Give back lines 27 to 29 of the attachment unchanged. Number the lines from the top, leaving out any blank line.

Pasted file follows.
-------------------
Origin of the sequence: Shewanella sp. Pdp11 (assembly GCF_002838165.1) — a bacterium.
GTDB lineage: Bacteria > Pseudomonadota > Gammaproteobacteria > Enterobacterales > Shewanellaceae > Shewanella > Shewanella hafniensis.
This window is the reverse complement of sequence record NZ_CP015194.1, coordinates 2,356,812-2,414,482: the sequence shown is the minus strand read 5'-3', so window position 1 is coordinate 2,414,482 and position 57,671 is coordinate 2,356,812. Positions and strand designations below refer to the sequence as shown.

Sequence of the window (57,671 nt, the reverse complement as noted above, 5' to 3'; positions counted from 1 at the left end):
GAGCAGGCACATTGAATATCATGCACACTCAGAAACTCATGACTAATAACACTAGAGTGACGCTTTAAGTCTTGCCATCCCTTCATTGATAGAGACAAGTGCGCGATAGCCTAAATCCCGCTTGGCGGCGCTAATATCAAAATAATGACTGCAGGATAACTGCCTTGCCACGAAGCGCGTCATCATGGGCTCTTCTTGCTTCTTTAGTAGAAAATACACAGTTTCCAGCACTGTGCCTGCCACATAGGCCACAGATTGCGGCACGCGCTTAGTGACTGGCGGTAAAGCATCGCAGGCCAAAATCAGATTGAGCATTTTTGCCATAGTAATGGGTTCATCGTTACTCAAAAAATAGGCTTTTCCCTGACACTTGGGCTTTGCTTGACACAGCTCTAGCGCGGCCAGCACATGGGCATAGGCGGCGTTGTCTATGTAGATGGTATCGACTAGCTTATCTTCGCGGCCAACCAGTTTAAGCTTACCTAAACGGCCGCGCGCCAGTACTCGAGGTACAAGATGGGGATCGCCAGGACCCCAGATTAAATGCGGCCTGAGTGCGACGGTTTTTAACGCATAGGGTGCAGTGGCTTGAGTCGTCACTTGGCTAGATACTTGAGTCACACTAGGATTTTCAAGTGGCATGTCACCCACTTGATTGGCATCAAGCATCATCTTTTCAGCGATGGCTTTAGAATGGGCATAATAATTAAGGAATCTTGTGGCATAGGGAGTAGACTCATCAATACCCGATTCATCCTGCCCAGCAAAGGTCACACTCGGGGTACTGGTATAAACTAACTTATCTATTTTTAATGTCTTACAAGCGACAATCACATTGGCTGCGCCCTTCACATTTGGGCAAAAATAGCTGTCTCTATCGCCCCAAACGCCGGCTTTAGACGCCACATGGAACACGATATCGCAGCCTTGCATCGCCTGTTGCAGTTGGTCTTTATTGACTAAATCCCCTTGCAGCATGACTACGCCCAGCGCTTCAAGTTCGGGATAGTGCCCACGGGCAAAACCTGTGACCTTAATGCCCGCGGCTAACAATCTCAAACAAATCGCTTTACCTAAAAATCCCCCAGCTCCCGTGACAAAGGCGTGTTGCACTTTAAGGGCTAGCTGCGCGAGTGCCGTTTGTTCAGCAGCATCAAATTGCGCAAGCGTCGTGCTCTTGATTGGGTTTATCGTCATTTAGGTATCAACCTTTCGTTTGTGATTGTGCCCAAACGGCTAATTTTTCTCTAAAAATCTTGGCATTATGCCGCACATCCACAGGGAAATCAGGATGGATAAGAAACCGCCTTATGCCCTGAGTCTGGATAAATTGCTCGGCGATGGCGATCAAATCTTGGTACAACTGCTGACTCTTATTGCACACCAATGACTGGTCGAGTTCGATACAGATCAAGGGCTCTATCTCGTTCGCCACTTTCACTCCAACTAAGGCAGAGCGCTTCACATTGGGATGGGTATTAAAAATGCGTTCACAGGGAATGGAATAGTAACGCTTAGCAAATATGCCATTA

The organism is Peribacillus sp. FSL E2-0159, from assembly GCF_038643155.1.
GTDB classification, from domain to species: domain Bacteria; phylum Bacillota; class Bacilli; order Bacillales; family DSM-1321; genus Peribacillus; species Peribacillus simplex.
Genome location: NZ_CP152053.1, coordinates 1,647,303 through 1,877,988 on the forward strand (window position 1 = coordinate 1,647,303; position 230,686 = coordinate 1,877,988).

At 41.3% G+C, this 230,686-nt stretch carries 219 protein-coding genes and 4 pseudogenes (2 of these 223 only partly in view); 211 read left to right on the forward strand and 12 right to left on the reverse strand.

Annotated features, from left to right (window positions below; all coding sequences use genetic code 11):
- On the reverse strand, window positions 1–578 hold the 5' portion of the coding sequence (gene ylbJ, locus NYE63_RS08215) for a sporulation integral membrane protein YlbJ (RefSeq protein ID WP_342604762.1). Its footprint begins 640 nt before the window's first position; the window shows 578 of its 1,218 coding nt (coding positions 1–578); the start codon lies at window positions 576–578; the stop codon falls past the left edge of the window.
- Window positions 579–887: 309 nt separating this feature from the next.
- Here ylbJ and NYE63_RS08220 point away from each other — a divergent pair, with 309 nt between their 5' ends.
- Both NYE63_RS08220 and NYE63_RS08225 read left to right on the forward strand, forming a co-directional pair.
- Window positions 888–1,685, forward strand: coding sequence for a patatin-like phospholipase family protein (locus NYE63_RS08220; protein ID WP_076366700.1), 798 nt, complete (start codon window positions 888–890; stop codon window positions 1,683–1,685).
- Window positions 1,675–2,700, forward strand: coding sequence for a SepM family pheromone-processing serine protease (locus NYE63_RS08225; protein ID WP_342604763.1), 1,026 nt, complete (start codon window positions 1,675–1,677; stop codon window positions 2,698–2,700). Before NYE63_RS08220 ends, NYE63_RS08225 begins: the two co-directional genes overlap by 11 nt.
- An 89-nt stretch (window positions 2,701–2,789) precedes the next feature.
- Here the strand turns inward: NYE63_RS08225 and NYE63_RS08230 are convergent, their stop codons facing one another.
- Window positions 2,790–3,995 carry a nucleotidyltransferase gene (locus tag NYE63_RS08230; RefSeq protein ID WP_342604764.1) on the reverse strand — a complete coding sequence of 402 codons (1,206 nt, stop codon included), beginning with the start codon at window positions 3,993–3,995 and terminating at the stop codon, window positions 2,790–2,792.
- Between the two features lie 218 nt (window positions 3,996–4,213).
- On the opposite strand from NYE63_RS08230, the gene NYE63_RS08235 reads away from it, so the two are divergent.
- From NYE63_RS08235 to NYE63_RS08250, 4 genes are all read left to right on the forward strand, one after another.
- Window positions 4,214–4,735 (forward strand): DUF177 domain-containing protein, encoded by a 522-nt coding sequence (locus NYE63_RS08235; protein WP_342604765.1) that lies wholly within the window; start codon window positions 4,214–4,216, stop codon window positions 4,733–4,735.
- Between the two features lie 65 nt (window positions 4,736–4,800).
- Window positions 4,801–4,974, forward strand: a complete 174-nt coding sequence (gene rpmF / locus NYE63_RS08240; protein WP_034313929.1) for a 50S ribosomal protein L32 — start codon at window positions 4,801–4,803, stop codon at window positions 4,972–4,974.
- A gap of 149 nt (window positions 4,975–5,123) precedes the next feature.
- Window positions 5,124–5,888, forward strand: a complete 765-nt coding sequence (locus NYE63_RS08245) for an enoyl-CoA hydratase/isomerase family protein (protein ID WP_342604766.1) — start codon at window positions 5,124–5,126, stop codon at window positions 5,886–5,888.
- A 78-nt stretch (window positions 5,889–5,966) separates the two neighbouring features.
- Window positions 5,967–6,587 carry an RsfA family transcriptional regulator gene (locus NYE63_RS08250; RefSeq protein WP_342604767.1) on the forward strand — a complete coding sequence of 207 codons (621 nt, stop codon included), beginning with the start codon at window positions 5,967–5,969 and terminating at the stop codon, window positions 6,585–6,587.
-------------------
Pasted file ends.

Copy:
- Window positions 5,124–5,888, forward strand: a complete 765-nt coding sequence (locus NYE63_RS08245) for an enoyl-CoA hydratase/isomerase family protein (protein ID WP_342604766.1) — start codon at window positions 5,124–5,126, stop codon at window positions 5,886–5,888.
- A 78-nt stretch (window positions 5,889–5,966) separates the two neighbouring features.
- Window positions 5,967–6,587 carry an RsfA family transcriptional regulator gene (locus NYE63_RS08250; RefSeq protein WP_342604767.1) on the forward strand — a complete coding sequence of 207 codons (621 nt, stop codon included), beginning with the start codon at window positions 5,967–5,969 and terminating at the stop codon, window positions 6,585–6,587.